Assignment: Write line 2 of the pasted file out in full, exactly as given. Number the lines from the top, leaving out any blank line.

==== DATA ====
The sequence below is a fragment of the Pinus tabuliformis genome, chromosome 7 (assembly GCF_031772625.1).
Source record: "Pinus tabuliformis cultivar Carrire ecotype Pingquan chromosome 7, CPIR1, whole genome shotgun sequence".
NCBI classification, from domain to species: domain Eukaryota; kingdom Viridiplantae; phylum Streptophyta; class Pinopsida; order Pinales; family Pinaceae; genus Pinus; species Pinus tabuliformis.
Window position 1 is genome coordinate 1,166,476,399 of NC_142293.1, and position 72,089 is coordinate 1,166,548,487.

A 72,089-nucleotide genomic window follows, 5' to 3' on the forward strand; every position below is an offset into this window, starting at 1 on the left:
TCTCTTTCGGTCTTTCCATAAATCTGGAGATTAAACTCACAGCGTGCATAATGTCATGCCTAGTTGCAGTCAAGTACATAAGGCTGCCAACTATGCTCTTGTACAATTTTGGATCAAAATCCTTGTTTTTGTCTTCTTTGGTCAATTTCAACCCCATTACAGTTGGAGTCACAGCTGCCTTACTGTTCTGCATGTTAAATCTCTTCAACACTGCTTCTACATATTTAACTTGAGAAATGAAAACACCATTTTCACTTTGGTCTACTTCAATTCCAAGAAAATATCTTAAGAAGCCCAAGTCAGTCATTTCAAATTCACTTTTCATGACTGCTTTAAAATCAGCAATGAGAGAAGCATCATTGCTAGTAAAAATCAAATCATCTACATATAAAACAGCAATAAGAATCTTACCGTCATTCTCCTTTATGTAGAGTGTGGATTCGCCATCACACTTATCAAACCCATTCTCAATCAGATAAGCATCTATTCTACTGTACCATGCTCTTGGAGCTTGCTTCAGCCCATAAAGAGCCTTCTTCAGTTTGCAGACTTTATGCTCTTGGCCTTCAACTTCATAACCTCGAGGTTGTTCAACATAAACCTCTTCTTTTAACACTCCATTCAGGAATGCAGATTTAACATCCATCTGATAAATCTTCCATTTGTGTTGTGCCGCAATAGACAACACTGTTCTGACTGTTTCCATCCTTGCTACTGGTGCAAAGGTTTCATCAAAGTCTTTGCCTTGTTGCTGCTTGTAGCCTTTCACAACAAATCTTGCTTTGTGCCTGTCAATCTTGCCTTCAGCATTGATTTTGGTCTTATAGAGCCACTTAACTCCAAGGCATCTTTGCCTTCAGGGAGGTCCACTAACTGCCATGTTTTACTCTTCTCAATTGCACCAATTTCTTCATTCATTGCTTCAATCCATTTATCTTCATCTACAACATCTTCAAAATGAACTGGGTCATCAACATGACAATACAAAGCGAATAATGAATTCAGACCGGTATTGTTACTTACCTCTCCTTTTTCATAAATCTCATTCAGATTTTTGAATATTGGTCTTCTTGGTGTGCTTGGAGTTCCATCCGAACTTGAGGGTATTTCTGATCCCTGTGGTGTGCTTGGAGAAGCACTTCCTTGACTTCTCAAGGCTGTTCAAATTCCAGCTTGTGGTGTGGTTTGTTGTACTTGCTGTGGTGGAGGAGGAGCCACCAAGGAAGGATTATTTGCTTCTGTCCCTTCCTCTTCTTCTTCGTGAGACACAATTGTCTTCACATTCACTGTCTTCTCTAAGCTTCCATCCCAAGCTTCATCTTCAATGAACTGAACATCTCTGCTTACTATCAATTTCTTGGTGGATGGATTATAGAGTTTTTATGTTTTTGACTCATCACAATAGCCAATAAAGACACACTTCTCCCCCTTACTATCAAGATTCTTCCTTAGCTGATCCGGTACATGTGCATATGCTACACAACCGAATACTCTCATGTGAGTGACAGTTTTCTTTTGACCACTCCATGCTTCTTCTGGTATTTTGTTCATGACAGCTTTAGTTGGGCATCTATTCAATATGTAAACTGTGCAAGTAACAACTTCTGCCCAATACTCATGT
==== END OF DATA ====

Source record: "Pinus tabuliformis cultivar Carrire ecotype Pingquan chromosome 7, CPIR1, whole genome shotgun sequence".